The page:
Dena Igusti Defies Death in ‘Cut Woman’

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Dena Igusti navigates the complexities of being in “an invisible diaspora” in her forthcoming book Cut Woman, published with Game Over Books. 

Cut Woman is a collection of poems that tackle grief, loss, and anticipatory mourning as a result of Igusti’s experiences as a Muslim Indonesian survivor of female genital mutilation. 

“One of the things I love most is when a poetry book forces me to slow down, to linger in every pause between breaths and reckon with the awareness that Reading is, itself, an act of consumption.” George Abraham, author of Birthright (Button Poetry) says in Cut Woman’s blurb. “Dena Igusti is a poet of undying urgency – this is a bold, heart-shattering chapbook debut.” 

Dena Igusti has explored Indonesian, Muslim, and queer identity in separate entities in past works and projects. Her co-written Off-Broadway play SHARUM navigates shame in Muslim communities. She has discussed being Indonesian briefly for Muslim Girl and Buah Zine. She alludes to her queer identity in some of her poems. In Cut Woman, Igusti puts all of her identities at the forefront, and in the face of mortality.

“With a deft, devoted hand, Dena Igusti weaves alienation, grief, desire, and defiance into an indelible tapestry of survival and celebration. They show us that mortality is not a deadline but a continuum. We will die, but we will also cry, and shout, and love, and dance, and live on.” Teta Alim, founder of Buah Zine states.

Dena Igusti also hones in on what it means to be a Muslim survivor of female genital mutilation, and the honest relationship with her body in the midst of Islamophobia and xenophobia. 

“Igusti’s work asks what is the metaphysical conceit of the cut? from whom or what are we cut? what are the rules of being cut & the life after? when they cut they cut the american light with their brown flicker, they incise the language, they puncture a privilege, & they work with inherited blood. This is a play of radical vulnerability around the self, a play of no games.” says Trace DePass, author of Self Portrait As the Space Between Us.

Dena Igusti’s book is now available for pre-order at Game Over Books. You can purchase the book here

 

New Grit: 10 Vivid Songs Released in 2018 That’ll Take You Away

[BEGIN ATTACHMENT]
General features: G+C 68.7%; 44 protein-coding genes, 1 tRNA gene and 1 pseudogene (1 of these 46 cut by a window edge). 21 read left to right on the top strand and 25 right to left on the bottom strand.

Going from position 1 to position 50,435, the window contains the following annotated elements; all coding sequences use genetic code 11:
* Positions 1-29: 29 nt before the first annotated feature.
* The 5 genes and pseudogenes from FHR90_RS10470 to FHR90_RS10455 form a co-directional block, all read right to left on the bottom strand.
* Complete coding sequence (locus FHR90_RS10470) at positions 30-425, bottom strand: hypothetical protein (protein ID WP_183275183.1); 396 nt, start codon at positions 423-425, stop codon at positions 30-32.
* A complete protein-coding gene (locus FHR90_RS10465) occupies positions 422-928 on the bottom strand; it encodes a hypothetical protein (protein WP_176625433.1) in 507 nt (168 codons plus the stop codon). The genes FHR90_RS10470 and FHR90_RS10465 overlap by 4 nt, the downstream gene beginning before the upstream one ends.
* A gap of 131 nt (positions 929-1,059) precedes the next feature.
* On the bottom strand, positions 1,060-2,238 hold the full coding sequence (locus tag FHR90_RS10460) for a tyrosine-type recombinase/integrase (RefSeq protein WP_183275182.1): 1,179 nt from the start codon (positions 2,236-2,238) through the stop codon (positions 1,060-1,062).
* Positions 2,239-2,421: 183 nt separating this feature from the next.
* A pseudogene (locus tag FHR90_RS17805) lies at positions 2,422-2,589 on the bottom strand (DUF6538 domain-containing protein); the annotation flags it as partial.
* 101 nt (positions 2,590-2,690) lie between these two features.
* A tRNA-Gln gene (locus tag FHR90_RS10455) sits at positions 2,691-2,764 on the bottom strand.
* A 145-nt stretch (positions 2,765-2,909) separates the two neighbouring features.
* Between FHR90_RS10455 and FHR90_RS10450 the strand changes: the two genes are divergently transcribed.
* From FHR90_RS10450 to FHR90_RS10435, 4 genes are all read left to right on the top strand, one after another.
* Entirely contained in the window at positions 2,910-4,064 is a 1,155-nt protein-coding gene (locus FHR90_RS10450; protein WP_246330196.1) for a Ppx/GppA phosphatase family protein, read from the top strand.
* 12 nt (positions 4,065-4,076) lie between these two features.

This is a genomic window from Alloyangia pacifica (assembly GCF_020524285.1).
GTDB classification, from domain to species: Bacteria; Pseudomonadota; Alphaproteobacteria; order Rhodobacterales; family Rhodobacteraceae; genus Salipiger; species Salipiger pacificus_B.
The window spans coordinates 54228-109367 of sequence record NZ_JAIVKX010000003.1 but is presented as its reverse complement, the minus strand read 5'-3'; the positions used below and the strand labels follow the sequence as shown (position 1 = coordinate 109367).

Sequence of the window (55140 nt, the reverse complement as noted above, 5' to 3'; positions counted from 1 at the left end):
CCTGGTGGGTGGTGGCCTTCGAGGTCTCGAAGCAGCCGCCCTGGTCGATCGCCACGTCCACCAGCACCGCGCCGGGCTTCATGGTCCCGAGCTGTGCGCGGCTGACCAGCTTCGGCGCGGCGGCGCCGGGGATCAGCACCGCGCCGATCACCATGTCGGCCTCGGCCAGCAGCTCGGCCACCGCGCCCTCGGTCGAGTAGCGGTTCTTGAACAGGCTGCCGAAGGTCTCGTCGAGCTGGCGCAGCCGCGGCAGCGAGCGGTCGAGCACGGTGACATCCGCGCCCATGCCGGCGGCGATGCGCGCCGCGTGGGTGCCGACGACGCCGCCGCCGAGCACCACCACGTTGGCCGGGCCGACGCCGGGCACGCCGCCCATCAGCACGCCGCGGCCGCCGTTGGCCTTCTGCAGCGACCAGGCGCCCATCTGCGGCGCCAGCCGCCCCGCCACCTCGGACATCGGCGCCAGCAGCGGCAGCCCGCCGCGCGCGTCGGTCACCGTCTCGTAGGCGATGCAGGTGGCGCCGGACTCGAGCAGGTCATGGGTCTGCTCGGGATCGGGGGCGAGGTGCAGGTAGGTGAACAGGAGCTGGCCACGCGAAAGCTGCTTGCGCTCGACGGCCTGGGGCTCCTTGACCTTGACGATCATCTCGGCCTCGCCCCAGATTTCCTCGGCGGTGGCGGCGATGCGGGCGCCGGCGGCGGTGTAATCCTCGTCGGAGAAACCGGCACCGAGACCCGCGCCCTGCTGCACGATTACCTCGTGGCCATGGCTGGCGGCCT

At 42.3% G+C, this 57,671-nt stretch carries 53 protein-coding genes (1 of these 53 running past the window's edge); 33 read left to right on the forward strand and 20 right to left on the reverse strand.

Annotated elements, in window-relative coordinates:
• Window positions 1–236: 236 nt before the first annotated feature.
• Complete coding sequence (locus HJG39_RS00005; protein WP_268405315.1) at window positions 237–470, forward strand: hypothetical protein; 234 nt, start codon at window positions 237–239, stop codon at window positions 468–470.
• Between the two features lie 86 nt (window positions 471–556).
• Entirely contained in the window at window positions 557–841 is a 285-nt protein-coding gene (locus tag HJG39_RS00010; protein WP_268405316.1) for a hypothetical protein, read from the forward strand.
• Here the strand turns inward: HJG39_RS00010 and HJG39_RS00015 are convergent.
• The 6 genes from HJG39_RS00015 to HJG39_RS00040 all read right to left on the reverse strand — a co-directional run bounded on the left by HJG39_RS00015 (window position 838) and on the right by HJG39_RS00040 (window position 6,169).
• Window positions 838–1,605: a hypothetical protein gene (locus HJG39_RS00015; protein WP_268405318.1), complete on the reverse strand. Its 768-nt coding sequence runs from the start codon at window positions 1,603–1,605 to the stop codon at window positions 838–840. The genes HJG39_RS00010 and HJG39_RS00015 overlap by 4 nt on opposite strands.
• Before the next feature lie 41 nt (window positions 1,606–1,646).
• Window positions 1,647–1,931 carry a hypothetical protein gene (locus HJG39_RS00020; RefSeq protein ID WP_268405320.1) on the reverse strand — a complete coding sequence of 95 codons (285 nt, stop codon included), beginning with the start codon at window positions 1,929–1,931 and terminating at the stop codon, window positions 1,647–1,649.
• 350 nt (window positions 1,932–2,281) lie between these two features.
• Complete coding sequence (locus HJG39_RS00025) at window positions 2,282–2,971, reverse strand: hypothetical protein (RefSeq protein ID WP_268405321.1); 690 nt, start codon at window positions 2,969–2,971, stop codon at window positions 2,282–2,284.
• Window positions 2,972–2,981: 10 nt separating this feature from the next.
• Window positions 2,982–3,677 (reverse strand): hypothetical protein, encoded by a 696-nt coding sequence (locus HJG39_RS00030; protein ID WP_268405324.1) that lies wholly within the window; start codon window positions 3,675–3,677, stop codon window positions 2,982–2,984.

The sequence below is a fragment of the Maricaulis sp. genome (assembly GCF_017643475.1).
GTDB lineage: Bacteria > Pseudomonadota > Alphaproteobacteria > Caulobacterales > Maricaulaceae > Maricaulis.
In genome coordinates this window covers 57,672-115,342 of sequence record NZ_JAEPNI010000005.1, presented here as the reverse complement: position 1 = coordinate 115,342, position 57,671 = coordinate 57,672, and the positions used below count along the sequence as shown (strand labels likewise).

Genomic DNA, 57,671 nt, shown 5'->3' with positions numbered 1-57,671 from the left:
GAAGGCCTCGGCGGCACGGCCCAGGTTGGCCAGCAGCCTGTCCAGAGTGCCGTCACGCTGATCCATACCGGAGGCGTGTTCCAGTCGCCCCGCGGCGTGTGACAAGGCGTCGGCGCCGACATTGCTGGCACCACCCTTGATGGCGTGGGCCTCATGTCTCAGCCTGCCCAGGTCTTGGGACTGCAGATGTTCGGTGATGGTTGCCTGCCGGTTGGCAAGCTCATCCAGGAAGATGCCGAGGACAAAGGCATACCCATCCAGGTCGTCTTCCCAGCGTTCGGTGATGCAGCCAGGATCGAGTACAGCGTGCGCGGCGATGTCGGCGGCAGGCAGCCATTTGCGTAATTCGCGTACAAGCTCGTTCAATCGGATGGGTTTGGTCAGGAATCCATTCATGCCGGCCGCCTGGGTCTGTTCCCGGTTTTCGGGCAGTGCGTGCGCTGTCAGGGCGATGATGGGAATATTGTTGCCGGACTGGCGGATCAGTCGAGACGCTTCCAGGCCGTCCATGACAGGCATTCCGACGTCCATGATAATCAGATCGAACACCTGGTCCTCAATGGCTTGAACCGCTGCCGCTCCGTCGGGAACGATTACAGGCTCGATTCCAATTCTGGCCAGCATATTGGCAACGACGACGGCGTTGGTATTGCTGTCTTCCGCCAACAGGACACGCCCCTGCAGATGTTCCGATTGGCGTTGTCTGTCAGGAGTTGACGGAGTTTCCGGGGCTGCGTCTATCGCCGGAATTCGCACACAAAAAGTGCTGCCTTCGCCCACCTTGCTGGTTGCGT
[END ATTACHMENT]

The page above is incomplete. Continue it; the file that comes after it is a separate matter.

You can check out the full playlist on Spotify.

Madeline Lessing is a poet, songwriter, and DIY scene-baby based in Boston, Massachusetts.

 

Edge Petal Burn: The Chaotic Depth Of Olivia West

(Photo by Kit Castagne)

Despite art being open to endless interpretation, I feel fiercely protective over the way Edge Petal Burn’s Glass Cannon is received by people. I am anxious about the mainstream’s habit of putting finality and forgiveness on narratives involving trauma against marginalized people, without the consent of the artist who was traumatized in the first place. And frankly, I don’t want Glass Cannon to be about making clean peace with the people that fucked you over because that narrative is never not shoved down survivors’ throats. Instead, Edge Petal Burn offers us an invitation to heal unattractively.

Glass Cannon is about the clarity of realizing who damaged us, the shit we wish we had said to our tormentors in the moment, and the mostly-disorienting, but occasionally-victorious, aftermath of suffering that is survival. The project, driven by the ears, words, voice, and experiences of Olivia West, is a reclamation that in no way claims to be solved.

This incompleteness is clear from the first mind-bending track, Letters, in which West bleeds,

“Months ago is still fresh in my mind. Weeks ago is not a different time.”

What a powerful invitation West grants to trauma survivors here, especially women and non-binary folks, who are made to feel as though their pain is just petty drama, to still allow themselves time and space to be angry about what happened to them.
In Emo, West threatens,

“But I can pull your card if I want to / I can wrestle around and then haunt you for what you’ve done,”

then shifts into a stunning, human breakdown that lands on the line,

“But I don’t know why someone would treat the one they love this way.”

West obliterates the psycho bitch narrative the world keeps trying to put on her by using it. Through it, she leads us to listen to the other people she is on this album: a moomin, a scorpio, a sister, and a small scared person who just wants to be loved. I think what people get wrong about angry women is the perception that they’re unwilling to heal.

The anger of Glass Cannon is not an unwillingness to move, it is a tool for remembering abusive behavior and refusing to normalize it. It is the miracle that is a resilient person, repeating to themselves, out loud,

“I know how I deserve to be treated.” 

Check out Edge Petal Burn’s Glass Cannon here.

– Madeline Lessing

 

Madeline Lessing is a poet, songwriter, and DIY scene-baby based in Boston, Massachusetts.